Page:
I think that the end of 2020 could be a good time to buy ASX tech shares.
There is a downwards trend of tech shares in the US at the moment. The NASDAQ-100 (INDEXNASDAQ: NDX) fell by 3.2% overnight and it has dropped 13% since 2 September 2020.
I believe that there are plenty of technology businesses that could be strong performers over the coming years and worth buying:
Betashares Nasdaq 100 ETF (ASX: NDQ)
The upcoming US election could throw up a lot of volatility. Whatever happens next, it seems clear that whoever wins the next presidency will want the US stock market and its businesses to continue to do well over the long-term.
This exchange-traded fund (ETF) gives ASX investors the ability to indirectly invest in the best US businesses like Apple, Amazon, Alphabet (Google), Microsoft, Nvidia, Paypal, Adobe and so on. These are global companies that have extremely strong economic moats and could be almost impossible to dislodge by competitors.
Large ASX shares simply don’t offer the growth potential that the businesses in this ETF do. They have global growth aspirations with many compelling new products which drive earnings higher for many years.
At 31 August 2020, the ETF had excellent performance numbers. After fees (currently 0.48% per annum), the ETF had delivered a net return of 44% over the past year and 22.4% per annum since inception in May 2015.
Since 3 September 2020, the ETF has fallen 10%. The US election period could prove to be a compelling buying opportunity for the ETF if volatility (and declines) occur.
Altium Limited (ASX: ALU)
It is leveraged to the growth of the internet of things with a growing number of devices needing advanced electronics to operate.
The ASX share has an impressive number of large technological clients including: Apple, Disney, Microsoft, Google, Amazon, NASA, Space X, Tesla, John Deere, CSIRO, Honeywell, Broadcom and so on.
FY20 saw a lot of disruption with the company deciding to lower prices and offering longer payment terms so that it would continue to grow its subscriber base. Revenue only increased by 10% in FY20 and normalised earnings per share (EPS) – which excludes a one-off taxation change – went up 5%.
Over the long-term, Altium is aiming for US$500 million of revenue – perhaps by FY26 rather than FY25 because of COVID-19 impacts delaying revenue growth.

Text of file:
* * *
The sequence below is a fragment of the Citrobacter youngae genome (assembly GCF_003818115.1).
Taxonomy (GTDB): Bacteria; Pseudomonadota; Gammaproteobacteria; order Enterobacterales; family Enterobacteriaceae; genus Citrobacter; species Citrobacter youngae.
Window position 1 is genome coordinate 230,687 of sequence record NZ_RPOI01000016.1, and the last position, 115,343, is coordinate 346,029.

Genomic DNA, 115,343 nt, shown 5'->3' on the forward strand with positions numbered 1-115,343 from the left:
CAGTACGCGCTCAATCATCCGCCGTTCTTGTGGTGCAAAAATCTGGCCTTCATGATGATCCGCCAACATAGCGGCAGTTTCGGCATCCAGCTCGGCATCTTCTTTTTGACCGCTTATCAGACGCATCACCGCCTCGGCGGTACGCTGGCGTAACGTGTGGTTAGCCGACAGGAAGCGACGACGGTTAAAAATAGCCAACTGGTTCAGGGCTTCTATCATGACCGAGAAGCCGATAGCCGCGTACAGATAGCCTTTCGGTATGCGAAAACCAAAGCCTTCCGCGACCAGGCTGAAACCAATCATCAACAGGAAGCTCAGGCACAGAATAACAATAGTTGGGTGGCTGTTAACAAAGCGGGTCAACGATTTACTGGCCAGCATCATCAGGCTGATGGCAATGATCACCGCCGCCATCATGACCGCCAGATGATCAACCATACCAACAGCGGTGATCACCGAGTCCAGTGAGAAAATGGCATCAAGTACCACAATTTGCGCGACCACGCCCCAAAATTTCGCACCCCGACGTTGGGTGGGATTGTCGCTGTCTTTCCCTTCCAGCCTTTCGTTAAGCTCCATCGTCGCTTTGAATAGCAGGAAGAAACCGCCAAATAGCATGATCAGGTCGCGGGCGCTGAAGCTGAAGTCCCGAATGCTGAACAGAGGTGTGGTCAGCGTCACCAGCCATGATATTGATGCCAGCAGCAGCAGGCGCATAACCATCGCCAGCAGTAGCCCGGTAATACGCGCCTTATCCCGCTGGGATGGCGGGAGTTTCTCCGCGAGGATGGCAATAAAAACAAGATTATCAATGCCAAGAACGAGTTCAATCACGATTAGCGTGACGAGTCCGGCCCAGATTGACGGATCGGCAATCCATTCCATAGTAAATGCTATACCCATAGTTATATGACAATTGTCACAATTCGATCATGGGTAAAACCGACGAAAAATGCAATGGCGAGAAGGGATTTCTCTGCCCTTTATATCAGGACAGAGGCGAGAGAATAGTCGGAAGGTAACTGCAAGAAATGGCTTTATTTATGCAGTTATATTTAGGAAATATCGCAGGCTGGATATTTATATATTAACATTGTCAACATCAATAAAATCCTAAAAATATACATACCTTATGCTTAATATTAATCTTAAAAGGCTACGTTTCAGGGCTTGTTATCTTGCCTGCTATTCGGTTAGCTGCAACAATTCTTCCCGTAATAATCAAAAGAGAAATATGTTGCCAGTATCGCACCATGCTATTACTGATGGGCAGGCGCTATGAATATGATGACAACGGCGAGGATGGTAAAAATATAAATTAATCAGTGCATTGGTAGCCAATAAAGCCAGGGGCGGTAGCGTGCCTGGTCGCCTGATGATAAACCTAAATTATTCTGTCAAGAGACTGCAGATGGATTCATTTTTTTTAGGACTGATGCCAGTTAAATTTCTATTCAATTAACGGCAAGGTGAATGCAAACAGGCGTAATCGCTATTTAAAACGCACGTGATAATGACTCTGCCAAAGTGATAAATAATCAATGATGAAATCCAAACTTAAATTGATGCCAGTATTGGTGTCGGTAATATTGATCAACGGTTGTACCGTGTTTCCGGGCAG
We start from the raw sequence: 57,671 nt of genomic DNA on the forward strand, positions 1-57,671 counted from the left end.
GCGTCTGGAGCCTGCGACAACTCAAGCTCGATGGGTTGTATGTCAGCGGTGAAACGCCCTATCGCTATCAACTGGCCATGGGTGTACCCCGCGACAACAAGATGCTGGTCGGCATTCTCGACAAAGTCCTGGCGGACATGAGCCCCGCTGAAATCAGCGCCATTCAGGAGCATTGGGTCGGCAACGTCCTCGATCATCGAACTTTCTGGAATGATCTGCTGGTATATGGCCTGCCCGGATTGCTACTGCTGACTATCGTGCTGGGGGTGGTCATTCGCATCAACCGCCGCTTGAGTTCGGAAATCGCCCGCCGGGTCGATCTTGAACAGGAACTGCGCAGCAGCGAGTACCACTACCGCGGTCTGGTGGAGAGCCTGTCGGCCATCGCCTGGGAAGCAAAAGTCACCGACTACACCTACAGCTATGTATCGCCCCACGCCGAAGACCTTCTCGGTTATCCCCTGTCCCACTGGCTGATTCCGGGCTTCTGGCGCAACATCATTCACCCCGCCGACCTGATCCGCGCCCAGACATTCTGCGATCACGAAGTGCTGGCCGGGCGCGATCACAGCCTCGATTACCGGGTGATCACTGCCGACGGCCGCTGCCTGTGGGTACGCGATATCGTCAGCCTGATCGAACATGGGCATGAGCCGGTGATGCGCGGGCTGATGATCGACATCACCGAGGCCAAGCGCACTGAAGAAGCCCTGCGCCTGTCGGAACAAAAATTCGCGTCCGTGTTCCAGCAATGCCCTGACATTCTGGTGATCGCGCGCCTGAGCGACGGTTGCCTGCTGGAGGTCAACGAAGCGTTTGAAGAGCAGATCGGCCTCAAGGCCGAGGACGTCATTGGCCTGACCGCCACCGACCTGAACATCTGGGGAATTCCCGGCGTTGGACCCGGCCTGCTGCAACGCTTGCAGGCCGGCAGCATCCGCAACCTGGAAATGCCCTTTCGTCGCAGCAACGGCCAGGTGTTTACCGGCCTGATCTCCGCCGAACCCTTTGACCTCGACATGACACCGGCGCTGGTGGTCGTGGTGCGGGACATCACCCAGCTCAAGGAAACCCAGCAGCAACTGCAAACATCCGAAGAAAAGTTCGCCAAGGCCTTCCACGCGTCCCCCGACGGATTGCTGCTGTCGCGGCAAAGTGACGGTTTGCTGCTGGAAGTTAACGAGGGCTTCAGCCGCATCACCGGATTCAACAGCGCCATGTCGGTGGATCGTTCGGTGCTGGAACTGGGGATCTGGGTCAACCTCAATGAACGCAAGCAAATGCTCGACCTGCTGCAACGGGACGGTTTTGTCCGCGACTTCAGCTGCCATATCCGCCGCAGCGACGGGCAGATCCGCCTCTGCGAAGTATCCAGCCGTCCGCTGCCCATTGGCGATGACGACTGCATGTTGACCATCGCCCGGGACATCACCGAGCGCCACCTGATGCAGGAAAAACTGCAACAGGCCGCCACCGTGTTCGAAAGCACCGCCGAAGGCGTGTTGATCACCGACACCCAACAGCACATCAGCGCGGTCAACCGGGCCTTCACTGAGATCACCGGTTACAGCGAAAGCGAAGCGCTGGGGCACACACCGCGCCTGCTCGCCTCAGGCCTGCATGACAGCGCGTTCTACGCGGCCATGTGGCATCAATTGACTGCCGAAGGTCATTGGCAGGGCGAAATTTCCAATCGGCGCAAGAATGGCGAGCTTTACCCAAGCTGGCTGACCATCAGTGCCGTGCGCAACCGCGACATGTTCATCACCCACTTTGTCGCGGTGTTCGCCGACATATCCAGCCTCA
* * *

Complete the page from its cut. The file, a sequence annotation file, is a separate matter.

The ASX tech share is aiming to increase its profit margins over the longer-term which will hopefully mean growing dividends and good capital growth.
At the current Altium share price it’s trading at 47x FY23’s estimated earnings.
Pushpay Holdings Ltd (ASX: PPH)
Pushpay is one of the most exciting ASX tech shares in my opinion.
The donation payment business is aiming to double its earnings before interest, tax, depreciation, amortisation and foreign currency (EBITDAF) in FY21 to at least US$50 million.
The ASX tech share did really well in FY20, it grew its revenue by around a third. But most importantly, its profit margins grew significantly. Its gross profit margin increased from 60% to 65% and the EBITDAF margin improved from 17% to 22%.
I think that Pushpay could be much more profitable when (or if) it eventually reaches its US$1 billion annual revenue goal from the US church sector.
With so much growth potential, I think its valuation still looks very reasonable. At the current Pushpay share price it’s priced at 38x FY21’s estimated earnings.
I think each of these ASX tech shares have very exciting growth potential. Each of them is linked quite strongly to the US, so the upcoming election could cause a lot of volatility. At the current prices I’d definitely go for Pushpay, though the other two could be good long-term performers.